Recommended Practice for CO2 storage in Guangdong based on DNV-RP-J203

Yutong Shu, Di Zhou, Li Pengchun , Mike Carpenter, Xi Liang, Jia LI

Research output: Working paper


DNV-RP-J203 is a generic guideline document that is designed to facilitate the alignment of CO2 storage projects with the stage-gate capital-value process that is used in the upstream sector. While differences do exist between major operators, the basic principles of financial risk management, iterative cycles of uncertainty reduction and stagegates with pre-determined criteria are common. This guideline was developed through Joint Industry Projects with leading IOCs, NOCs and power utilities from around the world. Regulators from Canada, USA, UK and Australia were involved as observers, interviewees and through the process of peer review. The content of DNV-RP-J203 is broadly similar to that of other guidelines and standards for CO2 storage (such as Canadian Standard CSA-Z741), but the major contribution that this document can make in Guangdong is by providing a peer-reviewed framework around the project development that makes sense to industrial partners. The stage-gates and criteria that are described in the document will allow key stakeholders to verify the progress and maturity of the CO2 storage project at each step and ensure that undue financial risk may be avoided. A model for this exists in the form of DNV Service Specification 402 (DSS-402), which describes the verification steps that can be applied at each key step.The generic stage-gate model that is used in DNV RP-J203 breaks down the life-cycle of a CO2 storage project into 7 phases, as shown in Figure 1. The scope of these phases will be different for CO2EOR due to the operating experience of a greater a prior knowledge of an operating field, but since the basic stage-gated process originates from the upstream sector many features will remain the same. Indeed the Screening phase may be adapted to assist with Concept Selection during field development planning, for example aquifer storage vs. CO2-EOR. For aquifer storage the site screening and appraisal phases represent the technical work required to be able to make a Final Investment Decision at Stage Gate 4. The Permitting phase represents the legal and regulatory work required.. It may take an estimated 3-10 years to conduct the pre-operation works together with commercial factors evaluations. Once the a suitable site is selected and permit is granted, infrastructure construction could can begin – or modification in the case of re-using existing pipelines or offshore platforms. In the hydrocarbon reservoirs, the some infrastructures inplace could be re-used. This recommended practice gives a suggestion on the workflow of site screening, and appraisal and permitting phases that may be applied to offshore CO2 storage activities in Guangdong. The basic workflow is based on the recommended procedure from DNVRP-J203, with some modifications to make it more suitable for Guangdong off-shore CO2 storage. The screening and selection criteria is are athe combination of IEA (2009) (Green house R& D programme: CCS characterisation criteria), Bachu (2003) and Chadwick et al. (2008). The storage capacity calculation is from the calculation formulas given by USGS (2009) (Development of a Probabilistic Assessment Methodology for Evaluation of Carbon Dioxide Storage). The criteria for CO2-EOR is after Pershad et al. (2012), coupled with the CO2 property requirements according to Shen et al. (2007). The geotechnical requirements used in appraisal phase is from the the project of CASSEM (CO2 Aquifer Storage Site Evaluation and Monitoring). The sites ranking method is suggested to use Screening and Ranking Framework by Bachu (2003). In this method the properties of attributes are assigned with weight and uncertainty, so that a total score of can be calculated to enable ranking quantitatively. Researchers from South China Sea Institute of Oceanology, Chinese Academy of Sciences (SCSIO) (Pro Zhou Di and her colleagues) and the University of Edinburgh (Pro Stuart Haszeldine) have done some work on CO2 storage and CO2-EOR potential for Guangdong near sea. Dr Bill Senior helped to give valuable recommendations and reviewed the reports.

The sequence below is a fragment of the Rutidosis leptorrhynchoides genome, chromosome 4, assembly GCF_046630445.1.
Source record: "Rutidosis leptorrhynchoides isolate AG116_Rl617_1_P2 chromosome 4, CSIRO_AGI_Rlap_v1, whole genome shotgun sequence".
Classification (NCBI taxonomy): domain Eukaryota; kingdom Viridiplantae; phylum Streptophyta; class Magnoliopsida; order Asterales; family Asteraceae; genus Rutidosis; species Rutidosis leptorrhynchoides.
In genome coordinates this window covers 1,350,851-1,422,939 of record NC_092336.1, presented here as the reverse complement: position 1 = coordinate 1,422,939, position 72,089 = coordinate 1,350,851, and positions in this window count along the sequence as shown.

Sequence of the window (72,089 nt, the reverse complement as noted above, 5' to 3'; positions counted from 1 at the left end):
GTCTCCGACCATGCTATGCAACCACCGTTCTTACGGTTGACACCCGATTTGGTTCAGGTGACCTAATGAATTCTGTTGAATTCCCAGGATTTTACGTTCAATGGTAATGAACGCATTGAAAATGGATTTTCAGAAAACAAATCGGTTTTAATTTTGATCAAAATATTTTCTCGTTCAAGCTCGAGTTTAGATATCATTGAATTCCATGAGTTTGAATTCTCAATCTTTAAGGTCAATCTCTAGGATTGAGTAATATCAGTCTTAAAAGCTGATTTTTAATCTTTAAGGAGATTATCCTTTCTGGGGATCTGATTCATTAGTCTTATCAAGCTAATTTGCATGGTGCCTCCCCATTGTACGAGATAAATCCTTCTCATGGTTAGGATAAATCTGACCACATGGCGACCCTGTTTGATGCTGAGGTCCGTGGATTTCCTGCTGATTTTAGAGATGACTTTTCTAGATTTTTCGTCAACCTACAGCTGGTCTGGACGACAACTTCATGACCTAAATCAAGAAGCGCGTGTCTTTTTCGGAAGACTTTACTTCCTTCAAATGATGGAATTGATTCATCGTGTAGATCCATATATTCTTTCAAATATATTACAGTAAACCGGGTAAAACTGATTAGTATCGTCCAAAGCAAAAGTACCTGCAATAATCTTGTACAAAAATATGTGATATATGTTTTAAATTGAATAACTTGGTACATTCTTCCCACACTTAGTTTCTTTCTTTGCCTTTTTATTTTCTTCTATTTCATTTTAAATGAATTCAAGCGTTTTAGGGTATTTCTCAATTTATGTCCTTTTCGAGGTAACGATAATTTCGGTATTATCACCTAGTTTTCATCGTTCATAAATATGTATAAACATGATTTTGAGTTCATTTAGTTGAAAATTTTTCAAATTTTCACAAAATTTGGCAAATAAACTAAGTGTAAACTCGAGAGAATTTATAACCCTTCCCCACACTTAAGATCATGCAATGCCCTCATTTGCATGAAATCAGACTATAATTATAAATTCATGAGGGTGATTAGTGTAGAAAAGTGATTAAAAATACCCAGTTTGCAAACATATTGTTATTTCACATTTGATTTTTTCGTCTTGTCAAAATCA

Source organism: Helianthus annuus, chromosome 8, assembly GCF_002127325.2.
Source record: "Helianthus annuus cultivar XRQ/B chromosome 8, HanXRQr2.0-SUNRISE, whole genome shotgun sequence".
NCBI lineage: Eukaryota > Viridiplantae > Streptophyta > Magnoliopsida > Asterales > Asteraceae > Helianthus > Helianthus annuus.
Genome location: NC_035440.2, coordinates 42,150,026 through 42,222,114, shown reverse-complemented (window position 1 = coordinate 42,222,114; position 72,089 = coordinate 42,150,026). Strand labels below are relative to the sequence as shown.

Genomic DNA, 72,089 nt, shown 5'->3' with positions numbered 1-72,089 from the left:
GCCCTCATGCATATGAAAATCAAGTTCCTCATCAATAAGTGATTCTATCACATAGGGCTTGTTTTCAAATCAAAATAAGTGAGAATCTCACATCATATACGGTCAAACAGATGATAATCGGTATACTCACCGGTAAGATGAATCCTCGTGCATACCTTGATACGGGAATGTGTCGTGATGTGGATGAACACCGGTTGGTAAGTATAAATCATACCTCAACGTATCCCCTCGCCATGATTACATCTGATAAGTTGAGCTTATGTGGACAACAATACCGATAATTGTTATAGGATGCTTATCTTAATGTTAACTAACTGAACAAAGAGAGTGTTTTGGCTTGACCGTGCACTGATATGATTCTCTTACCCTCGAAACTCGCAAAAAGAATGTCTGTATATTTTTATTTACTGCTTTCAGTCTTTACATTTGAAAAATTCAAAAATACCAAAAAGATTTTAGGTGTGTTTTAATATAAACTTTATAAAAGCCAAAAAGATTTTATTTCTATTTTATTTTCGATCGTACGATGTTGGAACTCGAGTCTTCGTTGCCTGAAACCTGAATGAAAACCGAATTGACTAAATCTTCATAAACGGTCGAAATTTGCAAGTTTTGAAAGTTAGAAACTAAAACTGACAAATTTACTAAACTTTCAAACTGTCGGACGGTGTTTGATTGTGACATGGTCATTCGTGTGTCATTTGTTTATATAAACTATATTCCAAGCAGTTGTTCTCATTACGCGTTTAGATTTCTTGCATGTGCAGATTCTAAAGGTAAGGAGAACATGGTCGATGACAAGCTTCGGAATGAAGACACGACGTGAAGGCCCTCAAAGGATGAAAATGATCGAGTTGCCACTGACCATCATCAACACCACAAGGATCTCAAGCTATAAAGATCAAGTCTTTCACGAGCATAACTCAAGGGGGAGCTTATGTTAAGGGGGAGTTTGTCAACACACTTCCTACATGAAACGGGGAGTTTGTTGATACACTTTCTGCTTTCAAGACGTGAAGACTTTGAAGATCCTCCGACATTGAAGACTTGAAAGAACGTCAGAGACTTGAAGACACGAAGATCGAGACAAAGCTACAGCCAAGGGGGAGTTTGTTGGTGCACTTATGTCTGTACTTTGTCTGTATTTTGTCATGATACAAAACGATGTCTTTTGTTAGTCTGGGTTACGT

Original languageEnglish
Number of pages35
Publication statusPublished - 2014

Publication series

NameGDCCUS 2014D06
PublisherUK-China (Guangdong) CCUS Centre


  • CO2 Storage
  • CCS
  • Best Practice
  • Site Characterisation


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